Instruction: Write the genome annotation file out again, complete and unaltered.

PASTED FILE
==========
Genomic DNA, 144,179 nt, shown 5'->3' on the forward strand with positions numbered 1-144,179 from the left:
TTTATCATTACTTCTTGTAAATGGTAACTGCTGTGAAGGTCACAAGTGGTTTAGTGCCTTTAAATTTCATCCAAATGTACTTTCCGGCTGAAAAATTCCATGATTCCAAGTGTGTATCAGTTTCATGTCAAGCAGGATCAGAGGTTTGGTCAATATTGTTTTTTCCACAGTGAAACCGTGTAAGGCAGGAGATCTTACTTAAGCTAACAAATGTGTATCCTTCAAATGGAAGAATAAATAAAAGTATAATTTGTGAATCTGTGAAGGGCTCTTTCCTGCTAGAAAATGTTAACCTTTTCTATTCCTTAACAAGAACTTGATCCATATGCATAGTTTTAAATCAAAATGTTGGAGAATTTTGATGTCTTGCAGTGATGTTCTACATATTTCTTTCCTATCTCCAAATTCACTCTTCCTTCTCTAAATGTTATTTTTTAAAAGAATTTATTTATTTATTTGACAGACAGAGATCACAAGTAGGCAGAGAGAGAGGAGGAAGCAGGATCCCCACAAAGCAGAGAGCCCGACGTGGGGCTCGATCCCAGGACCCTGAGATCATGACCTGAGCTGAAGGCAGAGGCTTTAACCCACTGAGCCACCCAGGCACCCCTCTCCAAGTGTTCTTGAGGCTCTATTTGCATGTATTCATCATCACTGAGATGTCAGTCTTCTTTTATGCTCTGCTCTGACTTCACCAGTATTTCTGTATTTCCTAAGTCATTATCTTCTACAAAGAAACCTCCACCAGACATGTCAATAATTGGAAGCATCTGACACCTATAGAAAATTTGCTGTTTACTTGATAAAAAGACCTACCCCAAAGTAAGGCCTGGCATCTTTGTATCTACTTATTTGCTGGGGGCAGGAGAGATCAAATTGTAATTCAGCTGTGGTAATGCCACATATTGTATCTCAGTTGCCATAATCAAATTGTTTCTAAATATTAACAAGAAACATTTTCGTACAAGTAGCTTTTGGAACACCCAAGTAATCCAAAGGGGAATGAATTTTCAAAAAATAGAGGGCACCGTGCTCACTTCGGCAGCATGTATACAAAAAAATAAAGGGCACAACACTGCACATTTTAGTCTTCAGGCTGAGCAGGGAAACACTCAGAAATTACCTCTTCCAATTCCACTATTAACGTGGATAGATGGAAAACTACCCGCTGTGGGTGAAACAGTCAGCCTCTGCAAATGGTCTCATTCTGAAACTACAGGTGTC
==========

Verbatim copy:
Genomic DNA, 144,179 nt, shown 5'->3' on the forward strand with positions numbered 1-144,179 from the left:
TTTATCATTACTTCTTGTAAATGGTAACTGCTGTGAAGGTCACAAGTGGTTTAGTGCCTTTAAATTTCATCCAAATGTACTTTCCGGCTGAAAAATTCCATGATTCCAAGTGTGTATCAGTTTCATGTCAAGCAGGATCAGAGGTTTGGTCAATATTGTTTTTTCCACAGTGAAACCGTGTAAGGCAGGAGATCTTACTTAAGCTAACAAATGTGTATCCTTCAAATGGAAGAATAAATAAAAGTATAATTTGTGAATCTGTGAAGGGCTCTTTCCTGCTAGAAAATGTTAACCTTTTCTATTCCTTAACAAGAACTTGATCCATATGCATAGTTTTAAATCAAAATGTTGGAGAATTTTGATGTCTTGCAGTGATGTTCTACATATTTCTTTCCTATCTCCAAATTCACTCTTCCTTCTCTAAATGTTATTTTTTAAAAGAATTTATTTATTTATTTGACAGACAGAGATCACAAGTAGGCAGAGAGAGAGGAGGAAGCAGGATCCCCACAAAGCAGAGAGCCCGACGTGGGGCTCGATCCCAGGACCCTGAGATCATGACCTGAGCTGAAGGCAGAGGCTTTAACCCACTGAGCCACCCAGGCACCCCTCTCCAAGTGTTCTTGAGGCTCTATTTGCATGTATTCATCATCACTGAGATGTCAGTCTTCTTTTATGCTCTGCTCTGACTTCACCAGTATTTCTGTATTTCCTAAGTCATTATCTTCTACAAAGAAACCTCCACCAGACATGTCAATAATTGGAAGCATCTGACACCTATAGAAAATTTGCTGTTTACTTGATAAAAAGACCTACCCCAAAGTAAGGCCTGGCATCTTTGTATCTACTTATTTGCTGGGGGCAGGAGAGATCAAATTGTAATTCAGCTGTGGTAATGCCACATATTGTATCTCAGTTGCCATAATCAAATTGTTTCTAAATATTAACAAGAAACATTTTCGTACAAGTAGCTTTTGGAACACCCAAGTAATCCAAAGGGGAATGAATTTTCAAAAAATAGAGGGCACCGTGCTCACTTCGGCAGCATGTATACAAAAAAATAAAGGGCACAACACTGCACATTTTAGTCTTCAGGCTGAGCAGGGAAACACTCAGAAATTACCTCTTCCAATTCCACTATTAACGTGGATAGATGGAAAACTACCCGCTGTGGGTGAAACAGTCAGCCTCTGCAAATGGTCTCATTCTGAAACTACAGGTGTC